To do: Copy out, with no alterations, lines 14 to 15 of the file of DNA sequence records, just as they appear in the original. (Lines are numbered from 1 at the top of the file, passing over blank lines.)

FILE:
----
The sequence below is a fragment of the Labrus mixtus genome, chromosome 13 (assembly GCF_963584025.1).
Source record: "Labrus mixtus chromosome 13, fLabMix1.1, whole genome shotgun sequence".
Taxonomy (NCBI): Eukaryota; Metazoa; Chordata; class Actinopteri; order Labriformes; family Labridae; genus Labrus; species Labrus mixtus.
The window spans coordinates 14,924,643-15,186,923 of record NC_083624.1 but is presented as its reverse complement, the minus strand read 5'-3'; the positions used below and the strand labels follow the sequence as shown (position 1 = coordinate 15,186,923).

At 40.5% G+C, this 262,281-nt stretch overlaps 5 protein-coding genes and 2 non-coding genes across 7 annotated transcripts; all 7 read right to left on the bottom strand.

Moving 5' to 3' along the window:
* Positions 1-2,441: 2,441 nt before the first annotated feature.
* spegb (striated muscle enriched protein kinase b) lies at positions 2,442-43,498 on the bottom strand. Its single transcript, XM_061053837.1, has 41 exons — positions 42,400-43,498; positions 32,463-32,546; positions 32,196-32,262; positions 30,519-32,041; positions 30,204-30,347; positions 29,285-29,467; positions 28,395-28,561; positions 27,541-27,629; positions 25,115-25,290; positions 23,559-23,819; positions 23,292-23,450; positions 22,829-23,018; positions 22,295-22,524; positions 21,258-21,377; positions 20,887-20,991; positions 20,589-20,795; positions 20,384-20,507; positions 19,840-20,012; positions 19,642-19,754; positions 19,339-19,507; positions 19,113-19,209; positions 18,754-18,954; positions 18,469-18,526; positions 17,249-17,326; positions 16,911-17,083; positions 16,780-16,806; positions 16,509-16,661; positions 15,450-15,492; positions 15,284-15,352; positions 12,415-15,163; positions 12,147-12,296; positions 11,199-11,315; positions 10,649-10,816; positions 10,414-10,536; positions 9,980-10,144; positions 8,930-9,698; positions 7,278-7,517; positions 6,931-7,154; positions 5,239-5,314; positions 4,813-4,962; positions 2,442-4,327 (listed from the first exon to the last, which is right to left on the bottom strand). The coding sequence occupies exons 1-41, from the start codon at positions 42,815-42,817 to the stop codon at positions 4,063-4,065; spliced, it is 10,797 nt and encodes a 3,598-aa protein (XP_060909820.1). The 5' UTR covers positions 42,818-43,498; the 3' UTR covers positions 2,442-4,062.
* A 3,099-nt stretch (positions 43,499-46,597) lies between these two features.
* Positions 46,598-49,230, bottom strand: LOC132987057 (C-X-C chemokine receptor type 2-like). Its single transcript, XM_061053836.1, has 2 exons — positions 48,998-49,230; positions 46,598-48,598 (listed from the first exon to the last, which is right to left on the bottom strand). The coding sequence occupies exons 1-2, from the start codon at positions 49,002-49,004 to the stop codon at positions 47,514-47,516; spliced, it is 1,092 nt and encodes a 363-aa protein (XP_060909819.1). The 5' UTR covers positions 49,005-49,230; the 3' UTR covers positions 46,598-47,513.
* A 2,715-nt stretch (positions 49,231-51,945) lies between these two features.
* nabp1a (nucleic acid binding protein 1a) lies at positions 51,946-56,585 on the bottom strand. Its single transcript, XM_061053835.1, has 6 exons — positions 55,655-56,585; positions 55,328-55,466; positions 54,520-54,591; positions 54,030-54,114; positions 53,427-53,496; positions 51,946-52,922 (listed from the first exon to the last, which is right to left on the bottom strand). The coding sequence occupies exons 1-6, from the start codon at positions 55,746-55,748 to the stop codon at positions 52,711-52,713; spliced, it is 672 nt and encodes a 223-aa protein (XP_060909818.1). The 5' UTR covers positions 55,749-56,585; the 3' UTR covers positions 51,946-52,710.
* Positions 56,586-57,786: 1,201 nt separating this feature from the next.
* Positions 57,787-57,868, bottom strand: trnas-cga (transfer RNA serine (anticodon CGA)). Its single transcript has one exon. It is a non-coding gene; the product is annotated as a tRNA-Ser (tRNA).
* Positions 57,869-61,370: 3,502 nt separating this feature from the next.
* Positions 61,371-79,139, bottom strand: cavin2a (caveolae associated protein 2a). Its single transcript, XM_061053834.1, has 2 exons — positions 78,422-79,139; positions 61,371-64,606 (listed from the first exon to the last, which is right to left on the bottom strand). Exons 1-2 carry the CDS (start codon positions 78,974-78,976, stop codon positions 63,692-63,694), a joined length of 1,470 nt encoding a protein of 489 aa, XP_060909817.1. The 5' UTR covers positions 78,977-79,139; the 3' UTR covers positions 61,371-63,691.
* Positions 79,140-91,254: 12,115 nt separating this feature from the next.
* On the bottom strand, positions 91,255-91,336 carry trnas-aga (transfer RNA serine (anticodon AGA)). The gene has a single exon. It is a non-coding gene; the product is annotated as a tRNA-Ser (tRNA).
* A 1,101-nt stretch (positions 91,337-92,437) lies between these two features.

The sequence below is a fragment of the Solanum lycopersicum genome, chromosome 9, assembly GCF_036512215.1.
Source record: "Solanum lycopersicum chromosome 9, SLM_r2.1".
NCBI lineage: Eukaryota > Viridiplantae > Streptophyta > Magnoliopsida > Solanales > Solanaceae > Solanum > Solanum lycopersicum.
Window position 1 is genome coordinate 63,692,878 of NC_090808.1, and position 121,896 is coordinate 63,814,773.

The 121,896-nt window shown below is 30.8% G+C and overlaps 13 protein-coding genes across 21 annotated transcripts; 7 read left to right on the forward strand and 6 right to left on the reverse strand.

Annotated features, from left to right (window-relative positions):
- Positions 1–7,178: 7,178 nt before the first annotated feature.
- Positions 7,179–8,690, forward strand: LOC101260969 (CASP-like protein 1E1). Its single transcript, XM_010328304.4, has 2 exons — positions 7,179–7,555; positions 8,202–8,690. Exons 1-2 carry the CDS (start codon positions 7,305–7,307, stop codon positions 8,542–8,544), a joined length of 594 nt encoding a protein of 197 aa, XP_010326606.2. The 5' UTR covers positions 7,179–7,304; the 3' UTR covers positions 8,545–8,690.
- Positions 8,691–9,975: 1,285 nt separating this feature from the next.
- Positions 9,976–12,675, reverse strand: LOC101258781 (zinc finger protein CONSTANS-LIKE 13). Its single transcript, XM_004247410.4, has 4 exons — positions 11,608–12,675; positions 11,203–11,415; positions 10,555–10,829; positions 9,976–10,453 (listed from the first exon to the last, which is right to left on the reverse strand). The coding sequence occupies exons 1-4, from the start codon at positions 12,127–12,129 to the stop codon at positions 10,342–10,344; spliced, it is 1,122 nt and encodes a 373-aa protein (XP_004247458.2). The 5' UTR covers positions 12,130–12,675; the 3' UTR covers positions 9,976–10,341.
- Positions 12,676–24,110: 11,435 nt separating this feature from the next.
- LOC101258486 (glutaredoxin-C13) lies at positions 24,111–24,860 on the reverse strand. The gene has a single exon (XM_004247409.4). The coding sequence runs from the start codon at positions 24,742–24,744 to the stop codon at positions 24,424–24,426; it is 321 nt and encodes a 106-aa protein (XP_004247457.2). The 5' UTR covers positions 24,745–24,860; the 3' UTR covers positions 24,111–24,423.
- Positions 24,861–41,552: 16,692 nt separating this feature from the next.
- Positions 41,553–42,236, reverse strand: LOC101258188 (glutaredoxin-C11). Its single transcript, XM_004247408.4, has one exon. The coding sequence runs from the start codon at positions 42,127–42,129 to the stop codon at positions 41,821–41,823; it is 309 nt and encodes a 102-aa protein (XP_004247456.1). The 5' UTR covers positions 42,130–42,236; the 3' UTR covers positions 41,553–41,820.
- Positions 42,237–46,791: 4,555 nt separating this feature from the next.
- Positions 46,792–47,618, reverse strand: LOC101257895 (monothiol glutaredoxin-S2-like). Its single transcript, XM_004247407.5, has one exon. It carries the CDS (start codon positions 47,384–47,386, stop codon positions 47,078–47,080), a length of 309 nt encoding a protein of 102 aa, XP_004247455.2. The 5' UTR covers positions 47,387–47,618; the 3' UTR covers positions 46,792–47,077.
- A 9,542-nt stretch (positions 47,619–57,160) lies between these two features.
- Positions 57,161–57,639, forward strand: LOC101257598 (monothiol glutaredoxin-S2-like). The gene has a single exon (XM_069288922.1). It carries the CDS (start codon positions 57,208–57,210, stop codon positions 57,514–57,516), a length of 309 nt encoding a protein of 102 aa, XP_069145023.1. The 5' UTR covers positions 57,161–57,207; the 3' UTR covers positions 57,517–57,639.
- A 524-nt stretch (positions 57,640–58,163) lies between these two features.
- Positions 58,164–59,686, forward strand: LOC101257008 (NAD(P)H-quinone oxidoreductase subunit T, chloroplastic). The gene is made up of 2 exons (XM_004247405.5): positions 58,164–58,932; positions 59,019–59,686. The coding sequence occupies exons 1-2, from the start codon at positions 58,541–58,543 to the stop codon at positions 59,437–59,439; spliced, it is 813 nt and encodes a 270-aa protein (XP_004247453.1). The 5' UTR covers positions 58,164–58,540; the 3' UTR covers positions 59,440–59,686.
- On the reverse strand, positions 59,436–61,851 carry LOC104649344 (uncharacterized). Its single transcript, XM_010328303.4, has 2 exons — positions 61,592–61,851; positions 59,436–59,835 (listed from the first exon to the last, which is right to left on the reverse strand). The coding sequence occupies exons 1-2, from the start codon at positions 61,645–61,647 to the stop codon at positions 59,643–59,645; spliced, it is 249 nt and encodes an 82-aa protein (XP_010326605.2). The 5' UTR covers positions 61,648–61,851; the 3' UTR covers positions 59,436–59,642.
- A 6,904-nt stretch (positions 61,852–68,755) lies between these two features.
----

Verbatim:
* Positions 57,787-57,868, bottom strand: trnas-cga (transfer RNA serine (anticodon CGA)). Its single transcript has one exon. It is a non-coding gene; the product is annotated as a tRNA-Ser (tRNA).
* Positions 57,869-61,370: 3,502 nt separating this feature from the next.